The initiative of the Andalusian Audiovisual Council (CAA) and Federation of Sporting Journalists (FPDA) comes after a series of reports, which analysed the region’s radio and television sporting programmes and newspapers between 2011-2014, revealed that women’s sport is marginalised by the media.
The document, signed yesterday (17 December), comprises a seven point plan that aims to broaden the coverage of less established and well known sports and sporting events in the region; eradicate prejudices and discriminatory language from all sporting content produced; increase the coverage of parasport; close the gender gap between male and female journalists and reporters; and increase the air time of women’s sports.
All signatories have also agreed to not to use any sexist references and adopt a more inclusive language while reporting and commenting women’s sporting events.
The pact, which can still be adopted by other organisations interested, was signed by Andalusian media, including RTVA, RTVE, Cadena Ser, and the Spanish news agencies EFE and Europa Press, as well as the region’s Council for Education, Culture and Sport, the Andalusian Institute of Women and Football Federation.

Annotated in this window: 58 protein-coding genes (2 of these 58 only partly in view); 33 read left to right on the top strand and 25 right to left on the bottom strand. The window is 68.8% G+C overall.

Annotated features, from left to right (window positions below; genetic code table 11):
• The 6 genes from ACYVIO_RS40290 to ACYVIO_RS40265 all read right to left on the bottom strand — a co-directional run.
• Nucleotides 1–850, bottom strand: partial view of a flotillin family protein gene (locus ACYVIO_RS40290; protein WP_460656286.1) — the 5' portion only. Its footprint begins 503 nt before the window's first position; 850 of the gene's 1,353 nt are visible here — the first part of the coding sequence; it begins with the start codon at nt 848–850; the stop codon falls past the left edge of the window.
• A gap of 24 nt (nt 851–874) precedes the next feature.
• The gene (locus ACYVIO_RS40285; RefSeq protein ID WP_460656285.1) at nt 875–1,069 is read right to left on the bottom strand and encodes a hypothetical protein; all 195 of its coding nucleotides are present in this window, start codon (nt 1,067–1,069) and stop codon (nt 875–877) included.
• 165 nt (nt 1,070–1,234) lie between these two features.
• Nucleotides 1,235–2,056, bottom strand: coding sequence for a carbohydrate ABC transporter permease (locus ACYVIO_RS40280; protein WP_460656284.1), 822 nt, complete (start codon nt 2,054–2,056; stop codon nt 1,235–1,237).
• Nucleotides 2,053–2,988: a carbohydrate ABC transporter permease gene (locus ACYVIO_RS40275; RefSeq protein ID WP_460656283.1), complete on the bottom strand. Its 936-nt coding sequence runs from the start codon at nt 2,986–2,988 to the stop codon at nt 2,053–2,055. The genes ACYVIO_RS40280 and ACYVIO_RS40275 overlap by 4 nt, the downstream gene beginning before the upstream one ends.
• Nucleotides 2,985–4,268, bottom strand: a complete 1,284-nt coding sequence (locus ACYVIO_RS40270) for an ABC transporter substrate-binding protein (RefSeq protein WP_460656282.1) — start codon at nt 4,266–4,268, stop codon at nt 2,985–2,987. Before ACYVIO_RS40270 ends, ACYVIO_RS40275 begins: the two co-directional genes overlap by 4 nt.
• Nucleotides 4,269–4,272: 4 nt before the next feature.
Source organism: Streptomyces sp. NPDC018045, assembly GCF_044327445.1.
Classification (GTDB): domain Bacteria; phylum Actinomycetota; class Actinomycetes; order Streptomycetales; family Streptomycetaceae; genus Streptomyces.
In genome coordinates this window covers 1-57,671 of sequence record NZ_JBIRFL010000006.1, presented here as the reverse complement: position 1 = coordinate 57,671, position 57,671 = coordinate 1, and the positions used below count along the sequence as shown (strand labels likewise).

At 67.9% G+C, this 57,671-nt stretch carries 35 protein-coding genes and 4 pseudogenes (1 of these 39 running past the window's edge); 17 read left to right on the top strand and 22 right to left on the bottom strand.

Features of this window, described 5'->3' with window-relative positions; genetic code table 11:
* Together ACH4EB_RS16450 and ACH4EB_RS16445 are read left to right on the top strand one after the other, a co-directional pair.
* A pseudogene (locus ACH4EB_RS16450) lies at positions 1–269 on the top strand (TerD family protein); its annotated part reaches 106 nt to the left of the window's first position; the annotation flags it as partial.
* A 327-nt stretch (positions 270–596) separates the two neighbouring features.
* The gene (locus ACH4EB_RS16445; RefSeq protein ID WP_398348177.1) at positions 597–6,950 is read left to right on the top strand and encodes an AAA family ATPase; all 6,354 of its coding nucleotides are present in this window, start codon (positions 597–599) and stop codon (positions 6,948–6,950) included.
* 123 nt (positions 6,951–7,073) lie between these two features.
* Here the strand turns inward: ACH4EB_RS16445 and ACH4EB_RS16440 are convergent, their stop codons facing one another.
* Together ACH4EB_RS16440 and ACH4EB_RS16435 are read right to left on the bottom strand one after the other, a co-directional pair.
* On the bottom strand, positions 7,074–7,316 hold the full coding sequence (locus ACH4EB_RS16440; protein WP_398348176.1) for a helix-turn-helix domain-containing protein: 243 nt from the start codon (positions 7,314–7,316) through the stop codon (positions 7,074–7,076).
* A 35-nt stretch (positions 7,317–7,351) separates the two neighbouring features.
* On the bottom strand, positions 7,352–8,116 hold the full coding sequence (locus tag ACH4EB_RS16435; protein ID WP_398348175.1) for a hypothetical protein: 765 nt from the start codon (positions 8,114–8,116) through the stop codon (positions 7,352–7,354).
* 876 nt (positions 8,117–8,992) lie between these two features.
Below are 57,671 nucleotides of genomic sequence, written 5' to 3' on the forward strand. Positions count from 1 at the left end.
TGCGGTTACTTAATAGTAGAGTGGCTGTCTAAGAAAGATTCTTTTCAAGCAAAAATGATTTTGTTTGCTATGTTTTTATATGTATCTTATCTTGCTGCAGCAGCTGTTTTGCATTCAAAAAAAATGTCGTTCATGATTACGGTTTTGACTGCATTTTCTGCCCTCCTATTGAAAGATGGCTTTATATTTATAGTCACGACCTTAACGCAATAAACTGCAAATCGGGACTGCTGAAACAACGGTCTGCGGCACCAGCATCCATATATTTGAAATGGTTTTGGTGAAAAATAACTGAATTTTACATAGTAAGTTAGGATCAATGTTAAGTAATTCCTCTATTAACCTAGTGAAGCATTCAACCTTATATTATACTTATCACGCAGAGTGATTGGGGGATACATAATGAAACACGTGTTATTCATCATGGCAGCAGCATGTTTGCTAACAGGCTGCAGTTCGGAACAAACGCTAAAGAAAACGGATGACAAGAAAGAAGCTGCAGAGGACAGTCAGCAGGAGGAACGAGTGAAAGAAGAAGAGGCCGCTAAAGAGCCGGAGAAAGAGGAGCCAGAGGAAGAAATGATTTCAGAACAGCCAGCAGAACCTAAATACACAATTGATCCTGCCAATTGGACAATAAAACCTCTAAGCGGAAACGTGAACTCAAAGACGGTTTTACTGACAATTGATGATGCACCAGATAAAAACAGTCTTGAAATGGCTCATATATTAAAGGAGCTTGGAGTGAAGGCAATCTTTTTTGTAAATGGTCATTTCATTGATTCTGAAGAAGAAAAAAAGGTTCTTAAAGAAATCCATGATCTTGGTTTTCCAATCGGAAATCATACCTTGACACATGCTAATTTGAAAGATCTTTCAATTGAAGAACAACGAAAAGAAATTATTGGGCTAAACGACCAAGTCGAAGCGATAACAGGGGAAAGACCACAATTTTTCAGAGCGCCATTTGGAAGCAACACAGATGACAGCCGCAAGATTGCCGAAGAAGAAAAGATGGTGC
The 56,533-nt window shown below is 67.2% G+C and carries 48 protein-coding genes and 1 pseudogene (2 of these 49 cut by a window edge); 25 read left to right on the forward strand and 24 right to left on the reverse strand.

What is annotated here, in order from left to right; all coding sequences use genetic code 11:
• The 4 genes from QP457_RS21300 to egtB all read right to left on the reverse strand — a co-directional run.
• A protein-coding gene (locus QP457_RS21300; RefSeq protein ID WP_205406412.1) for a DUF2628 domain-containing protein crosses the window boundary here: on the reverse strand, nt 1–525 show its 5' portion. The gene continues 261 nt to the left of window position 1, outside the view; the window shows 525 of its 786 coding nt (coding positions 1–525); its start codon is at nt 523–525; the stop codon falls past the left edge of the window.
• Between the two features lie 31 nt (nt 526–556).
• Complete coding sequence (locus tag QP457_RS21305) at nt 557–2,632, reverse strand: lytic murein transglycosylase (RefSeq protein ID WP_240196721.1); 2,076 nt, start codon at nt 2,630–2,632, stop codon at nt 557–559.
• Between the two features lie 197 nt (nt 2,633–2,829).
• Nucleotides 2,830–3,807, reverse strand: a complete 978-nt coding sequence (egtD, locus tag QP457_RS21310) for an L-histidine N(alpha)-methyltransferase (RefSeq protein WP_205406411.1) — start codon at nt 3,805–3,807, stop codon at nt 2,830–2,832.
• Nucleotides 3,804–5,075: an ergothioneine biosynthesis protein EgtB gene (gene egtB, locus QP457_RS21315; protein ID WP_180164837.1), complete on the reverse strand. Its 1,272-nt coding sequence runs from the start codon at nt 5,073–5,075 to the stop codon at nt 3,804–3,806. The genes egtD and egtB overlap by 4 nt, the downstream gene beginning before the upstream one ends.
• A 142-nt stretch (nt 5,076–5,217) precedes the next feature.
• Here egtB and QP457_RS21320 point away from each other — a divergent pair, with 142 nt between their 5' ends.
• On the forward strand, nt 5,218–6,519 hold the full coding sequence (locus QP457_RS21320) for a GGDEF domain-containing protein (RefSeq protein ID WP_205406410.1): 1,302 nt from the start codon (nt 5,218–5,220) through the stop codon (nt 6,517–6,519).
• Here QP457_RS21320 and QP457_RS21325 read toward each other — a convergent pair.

Men’s football predominant in sporting media says report
In October, a CAA report on the presence of women in Andalusian TV revealed that in 2013 despite of the achievements of Spanish female athletes in international events, such as the first place at the 2013 Water Polo Women’s World Championships, only 2% of all athletes interviewed by the region’s public televisions were women.
The report also revealed that men’s football occupied 95% of the sporting programmes and sporting news featured in the region’s public channels and over 92% of the news stories in the channel La1 of TVE.
‘There is a need to promote female role models’
Addressing the audience during the signing of the pact, Emelina Fernández, President of CAA, said: “By not reflecting in a fair way the achievements of Spanish female athletes in sport, at both individual and collective level, we are helping women’s sport remain invisible.
“The goal of this agreement is to unite efforts and change the data presented in our report, so that slowly the 95% of air time dedicated to men’s football starts to be more diverse. There is a need to give visibility to other sports practiced in Andalusia and promote female role models”.
Javier Bermejo, President of the FPDA, said: “If us, journalists, are not aware of the importance and impact of this pact then it will never be possible to integrate these collectives in the society.
“I believe one of our duties as watch dogs and mediators is to tell people about the achievements, efforts, of all athletes”.